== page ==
Is Apple ecosystem a trap? Here’s the truth

First of all, I love Apple, I also love their ecosystem, but can’t help feeling trapped in it sometimes.

I have an iPhone, iPad, Apple Watch, Macbook Pro and Apple TV, and it’s great how they work together, but the problem comes when you want to try something different.

Lately, I’ve been considering maybe switching to a Note 10 as my primary driver, but then realized it will be so hard to switch.

I have some purchases in iTunes that I will lose, all my contacts etc. are in iCloud, my Apple Watch will be useless and although my Apple TV will still work fine, I will not have the functionality it has with my iPhone.

The only device that will probably work fine is actually my Macbook Pro.

I understand this is probably exactly what Apple wants to do, so that you “get trapped” in the ecosystem through your own fault and then find it very difficult to imagine using anything else.
Do you feel trapped in the Apple ecosystem?
Have you ever asked someone why they have an iPhone? Is it the best all-round smartphone or is it just for convenience? Over time, Apple has created what some call the “Apple ecosystem”. An ecosystem is literally defined as a “community of interacting organisms and their physical environment,” and Apple created that but consists of their devices.
Most Mac users have an iPhone. I mean, why wouldn’t they? You can load your text messages, video calls, notes, web searches and more onto your computer and phone. The integration is seamless and your phone and computer start working as one device. This functionality is hard to beat. A new phone may come out with a better display, battery and camera, but iPhone users are still buying Apple products.
Now suppose the same Mac user wants to buy a smartwatch. Will they research Fitbits and Motorolas, or will they choose the Apple Watch? On an Apple Watch, they can easily send all their notifications to their watch, so the Apple Watch seems like the best option. Furthermore, they will go through the same thinking process if they want to buy a tablet, a speaker or a Bluetooth headsets. They can weigh their options and look at the quality of the devices from several other brands, but they will likely fit the Apple alternative no matter how it compares to the rest. Even if other products are really striking than the Apple version, it’s easier to just go with the product already integrated with the rest of your devices. Put it differently, the product that is part of the ecosystem.
Applehas created a guarded wall around the convenience of their products. Once you start using two or three of their devices, switching to a different platform may sound like a very bad idea. Other companies have their own versions of an ecosystem, but none are as monitored and difficult to deviate from as Apple’s. For instant, Google has many services and devices, including Google Photos, Google Drive, Google Calendar, and Gmail to name a few. However, unlike Apple, you can access these services from anywhere. You don’t need a Google Pixel phone to use them. You can access these services from any computer or phone, making them much more accessible. Although Google has an ecosystem of their services, users may deviate from the ecosystem because fewer walls are built around their services.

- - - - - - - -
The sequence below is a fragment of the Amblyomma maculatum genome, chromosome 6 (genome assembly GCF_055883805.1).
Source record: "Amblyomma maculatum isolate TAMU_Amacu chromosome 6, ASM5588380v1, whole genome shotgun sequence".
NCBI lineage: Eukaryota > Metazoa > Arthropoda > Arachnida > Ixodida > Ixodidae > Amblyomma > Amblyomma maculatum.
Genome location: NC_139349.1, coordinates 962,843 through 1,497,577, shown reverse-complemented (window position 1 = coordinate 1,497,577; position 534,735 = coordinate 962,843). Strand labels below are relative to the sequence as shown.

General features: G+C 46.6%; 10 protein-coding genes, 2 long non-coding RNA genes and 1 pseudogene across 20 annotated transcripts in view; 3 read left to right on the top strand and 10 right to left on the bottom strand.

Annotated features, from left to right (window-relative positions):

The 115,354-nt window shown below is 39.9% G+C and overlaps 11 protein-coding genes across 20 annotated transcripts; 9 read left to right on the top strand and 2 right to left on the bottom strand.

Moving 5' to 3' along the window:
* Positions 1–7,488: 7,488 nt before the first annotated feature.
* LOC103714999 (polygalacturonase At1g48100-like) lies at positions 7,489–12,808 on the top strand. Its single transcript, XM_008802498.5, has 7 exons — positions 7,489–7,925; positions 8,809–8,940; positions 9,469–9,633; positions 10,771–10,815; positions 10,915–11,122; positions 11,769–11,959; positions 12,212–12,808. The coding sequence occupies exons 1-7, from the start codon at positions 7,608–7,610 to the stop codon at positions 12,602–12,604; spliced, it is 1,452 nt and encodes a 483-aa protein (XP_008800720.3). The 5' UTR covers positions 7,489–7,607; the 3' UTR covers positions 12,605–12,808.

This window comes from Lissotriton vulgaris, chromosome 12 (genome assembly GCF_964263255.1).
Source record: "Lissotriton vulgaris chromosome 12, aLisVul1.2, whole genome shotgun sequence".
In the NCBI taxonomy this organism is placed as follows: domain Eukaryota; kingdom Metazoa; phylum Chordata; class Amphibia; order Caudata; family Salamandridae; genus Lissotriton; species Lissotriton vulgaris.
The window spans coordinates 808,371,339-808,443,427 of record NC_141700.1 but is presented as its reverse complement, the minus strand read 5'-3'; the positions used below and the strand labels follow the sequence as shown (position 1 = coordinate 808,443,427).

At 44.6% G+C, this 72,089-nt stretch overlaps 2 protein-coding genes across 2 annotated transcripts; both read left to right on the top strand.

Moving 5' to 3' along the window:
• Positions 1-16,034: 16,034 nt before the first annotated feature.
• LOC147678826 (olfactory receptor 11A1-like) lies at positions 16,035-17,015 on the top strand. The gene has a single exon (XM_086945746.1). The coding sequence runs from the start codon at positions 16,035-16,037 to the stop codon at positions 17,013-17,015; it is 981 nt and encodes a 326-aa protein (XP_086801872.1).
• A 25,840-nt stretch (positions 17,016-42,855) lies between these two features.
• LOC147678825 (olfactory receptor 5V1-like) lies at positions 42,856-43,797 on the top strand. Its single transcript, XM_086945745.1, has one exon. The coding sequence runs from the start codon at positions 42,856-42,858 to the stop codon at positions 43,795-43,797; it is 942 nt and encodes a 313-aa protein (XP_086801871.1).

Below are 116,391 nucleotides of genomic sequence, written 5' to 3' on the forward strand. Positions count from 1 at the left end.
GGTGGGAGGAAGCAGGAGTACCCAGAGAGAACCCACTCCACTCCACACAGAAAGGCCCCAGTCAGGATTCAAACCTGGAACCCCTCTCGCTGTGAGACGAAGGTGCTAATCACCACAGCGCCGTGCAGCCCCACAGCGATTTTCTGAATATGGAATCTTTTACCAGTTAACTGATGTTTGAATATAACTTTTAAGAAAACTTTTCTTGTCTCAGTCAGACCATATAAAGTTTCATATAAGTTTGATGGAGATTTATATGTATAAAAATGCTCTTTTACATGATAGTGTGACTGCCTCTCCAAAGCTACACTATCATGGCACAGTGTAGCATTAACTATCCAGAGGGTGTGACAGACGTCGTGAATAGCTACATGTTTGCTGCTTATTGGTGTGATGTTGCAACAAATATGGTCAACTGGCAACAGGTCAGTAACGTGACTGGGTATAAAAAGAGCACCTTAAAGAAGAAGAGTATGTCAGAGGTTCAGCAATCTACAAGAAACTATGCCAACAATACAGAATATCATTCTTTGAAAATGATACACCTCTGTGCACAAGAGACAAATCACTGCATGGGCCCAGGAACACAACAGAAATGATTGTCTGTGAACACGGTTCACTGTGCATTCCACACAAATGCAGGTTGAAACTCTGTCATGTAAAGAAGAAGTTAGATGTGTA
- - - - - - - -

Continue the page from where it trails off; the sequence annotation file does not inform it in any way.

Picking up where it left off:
Apple-specific software such as iMessage, FaceTime and iCloud discourages users from looking at other products, especially since Apple has an alternative to almost every device. Using a different device is now a hindrance because Apple has made their services so specific to their devices. For example, IMessage only exists on Apple devices, and Apple has made iMessages stand out from regular text messages. iPhone users know the infamous green text messages of Android users and often make people guilty of texting them with green messages. These green messages are just one of many ways that Apple differentiates their services from others.
In addition to only the specific software that Apple offers, Apple also has devices specific to their users. Apple’s smart speaker, the HomePod, can only be used when connected to an iPhone and Siri. To make matters worse, the HomePod will only play music from Apple Music and will not connect to Bluetooth or an extra cord. So to use the HomePod, you must be an iPhone user who also uses Apple Music. The HomePod may seem very specific and unnecessary, but the device is just another way for Apple to trap their customers. Once a user has purchased a HomePod speaker, they will never be able to switch from using an iPhone or using Apple Music again because it will make their speaker obsolete.
While Apple designs their products to the best of their ability, they also ensure that their products connect to their ecosystem. People keep buying from Apple because you can’t use their services on devices other than their own. This makes the Apple ecosystem unique compared to others. Not only how well the products work together, but also how difficult it is to deviate from them if you’ve already started using them. So you need to realize that you are trapped in the Apple ecosystem and learn to break out if necessary. Without acknowledging this, it can be easy to miss quality technology from other companies.
Having said that, breaking out of Apple ecosystem can be a tough thing to do, and you might not find some of the useful features from the Apple ecosystem anywhere else. Read also Does apple ecosystem lock in users? Here’s the truth
are you trapped in apple ecosystem? Do you find it hard to break free from apple ecosystem? Let us know in the comments section below.

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